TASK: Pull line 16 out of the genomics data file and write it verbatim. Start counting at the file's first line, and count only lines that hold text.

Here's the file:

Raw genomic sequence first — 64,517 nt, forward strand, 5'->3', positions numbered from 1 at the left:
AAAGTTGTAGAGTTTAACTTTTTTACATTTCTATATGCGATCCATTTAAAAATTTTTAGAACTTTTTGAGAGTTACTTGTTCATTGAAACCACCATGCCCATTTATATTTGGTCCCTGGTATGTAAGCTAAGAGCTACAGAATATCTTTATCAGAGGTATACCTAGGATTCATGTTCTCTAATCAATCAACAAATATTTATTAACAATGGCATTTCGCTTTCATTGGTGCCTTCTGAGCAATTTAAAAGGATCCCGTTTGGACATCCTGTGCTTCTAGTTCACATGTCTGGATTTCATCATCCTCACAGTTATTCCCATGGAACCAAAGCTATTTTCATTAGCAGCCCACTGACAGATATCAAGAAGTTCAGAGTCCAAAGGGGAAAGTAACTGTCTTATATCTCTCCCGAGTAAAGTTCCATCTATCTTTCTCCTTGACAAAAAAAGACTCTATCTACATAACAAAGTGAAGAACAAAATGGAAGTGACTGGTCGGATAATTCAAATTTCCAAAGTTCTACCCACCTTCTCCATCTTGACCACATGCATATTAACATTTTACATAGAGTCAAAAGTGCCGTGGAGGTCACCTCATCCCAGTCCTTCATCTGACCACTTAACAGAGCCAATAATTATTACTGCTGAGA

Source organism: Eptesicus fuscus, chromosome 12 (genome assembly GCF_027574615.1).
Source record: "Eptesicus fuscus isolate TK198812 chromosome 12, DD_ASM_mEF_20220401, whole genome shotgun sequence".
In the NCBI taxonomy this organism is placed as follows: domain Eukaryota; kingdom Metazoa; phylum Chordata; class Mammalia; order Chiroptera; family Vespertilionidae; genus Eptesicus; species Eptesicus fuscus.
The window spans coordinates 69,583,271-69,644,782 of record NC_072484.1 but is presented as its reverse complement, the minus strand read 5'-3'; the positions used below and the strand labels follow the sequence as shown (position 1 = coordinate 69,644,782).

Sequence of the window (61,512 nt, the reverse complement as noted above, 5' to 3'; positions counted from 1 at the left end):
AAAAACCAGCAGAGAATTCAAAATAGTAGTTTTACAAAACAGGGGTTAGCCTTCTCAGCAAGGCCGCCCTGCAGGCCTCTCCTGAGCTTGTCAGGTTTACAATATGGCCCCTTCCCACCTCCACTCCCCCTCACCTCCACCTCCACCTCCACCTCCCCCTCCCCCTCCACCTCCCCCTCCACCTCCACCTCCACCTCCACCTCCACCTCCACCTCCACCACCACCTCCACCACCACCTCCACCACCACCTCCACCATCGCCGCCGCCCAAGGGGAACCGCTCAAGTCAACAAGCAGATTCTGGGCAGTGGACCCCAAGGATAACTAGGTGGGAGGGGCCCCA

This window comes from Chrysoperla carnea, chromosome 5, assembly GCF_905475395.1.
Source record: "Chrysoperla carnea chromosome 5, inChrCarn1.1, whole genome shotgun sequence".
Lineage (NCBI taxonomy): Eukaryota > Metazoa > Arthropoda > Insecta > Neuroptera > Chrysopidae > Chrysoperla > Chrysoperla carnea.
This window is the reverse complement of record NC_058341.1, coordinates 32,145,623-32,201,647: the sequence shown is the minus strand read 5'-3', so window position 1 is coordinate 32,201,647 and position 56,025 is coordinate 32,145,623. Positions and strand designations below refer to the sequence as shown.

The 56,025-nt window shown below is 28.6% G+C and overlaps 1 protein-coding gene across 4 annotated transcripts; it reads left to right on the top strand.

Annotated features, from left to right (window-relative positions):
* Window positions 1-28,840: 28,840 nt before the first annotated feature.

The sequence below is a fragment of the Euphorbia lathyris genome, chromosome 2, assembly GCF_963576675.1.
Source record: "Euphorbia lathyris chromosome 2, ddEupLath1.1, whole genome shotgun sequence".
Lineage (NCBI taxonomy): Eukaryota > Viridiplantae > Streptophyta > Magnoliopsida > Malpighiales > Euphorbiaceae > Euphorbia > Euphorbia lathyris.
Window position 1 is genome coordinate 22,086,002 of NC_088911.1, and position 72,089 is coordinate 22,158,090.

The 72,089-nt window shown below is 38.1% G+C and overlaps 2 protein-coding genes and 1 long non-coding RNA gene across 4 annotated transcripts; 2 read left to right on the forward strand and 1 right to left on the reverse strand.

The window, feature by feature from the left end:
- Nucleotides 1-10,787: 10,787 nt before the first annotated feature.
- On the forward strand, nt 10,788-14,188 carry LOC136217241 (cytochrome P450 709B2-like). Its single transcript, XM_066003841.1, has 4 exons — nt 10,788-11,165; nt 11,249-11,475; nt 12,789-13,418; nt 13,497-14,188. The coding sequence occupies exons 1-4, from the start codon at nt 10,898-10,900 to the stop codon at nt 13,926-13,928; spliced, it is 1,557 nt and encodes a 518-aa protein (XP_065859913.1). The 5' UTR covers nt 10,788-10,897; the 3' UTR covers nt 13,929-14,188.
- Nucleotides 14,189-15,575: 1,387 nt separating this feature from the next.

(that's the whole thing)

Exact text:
The sequence below is a fragment of the Euphorbia lathyris genome, chromosome 2, assembly GCF_963576675.1.